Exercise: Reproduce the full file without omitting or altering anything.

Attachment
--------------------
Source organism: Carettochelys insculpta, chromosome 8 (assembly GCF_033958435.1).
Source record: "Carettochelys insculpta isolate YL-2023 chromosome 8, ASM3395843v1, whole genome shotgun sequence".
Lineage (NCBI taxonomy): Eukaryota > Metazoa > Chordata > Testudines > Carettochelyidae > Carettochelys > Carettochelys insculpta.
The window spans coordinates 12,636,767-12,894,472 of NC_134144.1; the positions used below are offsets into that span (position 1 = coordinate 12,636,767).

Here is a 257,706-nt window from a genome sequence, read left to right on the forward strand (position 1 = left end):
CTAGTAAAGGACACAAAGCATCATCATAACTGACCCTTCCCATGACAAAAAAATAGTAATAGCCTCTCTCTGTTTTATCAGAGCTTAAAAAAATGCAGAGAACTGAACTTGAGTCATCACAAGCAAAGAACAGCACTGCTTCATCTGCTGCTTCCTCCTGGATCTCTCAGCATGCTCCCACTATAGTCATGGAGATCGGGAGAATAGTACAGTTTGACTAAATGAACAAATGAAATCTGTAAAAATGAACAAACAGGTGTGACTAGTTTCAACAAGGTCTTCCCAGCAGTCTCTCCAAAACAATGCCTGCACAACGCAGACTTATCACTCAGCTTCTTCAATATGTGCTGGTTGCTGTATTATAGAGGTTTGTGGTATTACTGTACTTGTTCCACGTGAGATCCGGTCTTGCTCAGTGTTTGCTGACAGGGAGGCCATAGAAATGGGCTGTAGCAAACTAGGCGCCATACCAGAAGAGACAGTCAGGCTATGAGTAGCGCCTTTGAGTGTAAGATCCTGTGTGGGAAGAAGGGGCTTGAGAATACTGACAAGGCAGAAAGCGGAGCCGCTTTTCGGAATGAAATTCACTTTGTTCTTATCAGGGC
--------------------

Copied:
Source organism: Carettochelys insculpta, chromosome 8 (assembly GCF_033958435.1).
Source record: "Carettochelys insculpta isolate YL-2023 chromosome 8, ASM3395843v1, whole genome shotgun sequence".
Lineage (NCBI taxonomy): Eukaryota > Metazoa > Chordata > Testudines > Carettochelyidae > Carettochelys > Carettochelys insculpta.
The window spans coordinates 12,636,767-12,894,472 of NC_134144.1; the positions used below are offsets into that span (position 1 = coordinate 12,636,767).

Here is a 257,706-nt window from a genome sequence, read left to right on the forward strand (position 1 = left end):
CTAGTAAAGGACACAAAGCATCATCATAACTGACCCTTCCCATGACAAAAAAATAGTAATAGCCTCTCTCTGTTTTATCAGAGCTTAAAAAAATGCAGAGAACTGAACTTGAGTCATCACAAGCAAAGAACAGCACTGCTTCATCTGCTGCTTCCTCCTGGATCTCTCAGCATGCTCCCACTATAGTCATGGAGATCGGGAGAATAGTACAGTTTGACTAAATGAACAAATGAAATCTGTAAAAATGAACAAACAGGTGTGACTAGTTTCAACAAGGTCTTCCCAGCAGTCTCTCCAAAACAATGCCTGCACAACGCAGACTTATCACTCAGCTTCTTCAATATGTGCTGGTTGCTGTATTATAGAGGTTTGTGGTATTACTGTACTTGTTCCACGTGAGATCCGGTCTTGCTCAGTGTTTGCTGACAGGGAGGCCATAGAAATGGGCTGTAGCAAACTAGGCGCCATACCAGAAGAGACAGTCAGGCTATGAGTAGCGCCTTTGAGTGTAAGATCCTGTGTGGGAAGAAGGGGCTTGAGAATACTGACAAGGCAGAAAGCGGAGCCGCTTTTCGGAATGAAATTCACTTTGTTCTTATCAGGGC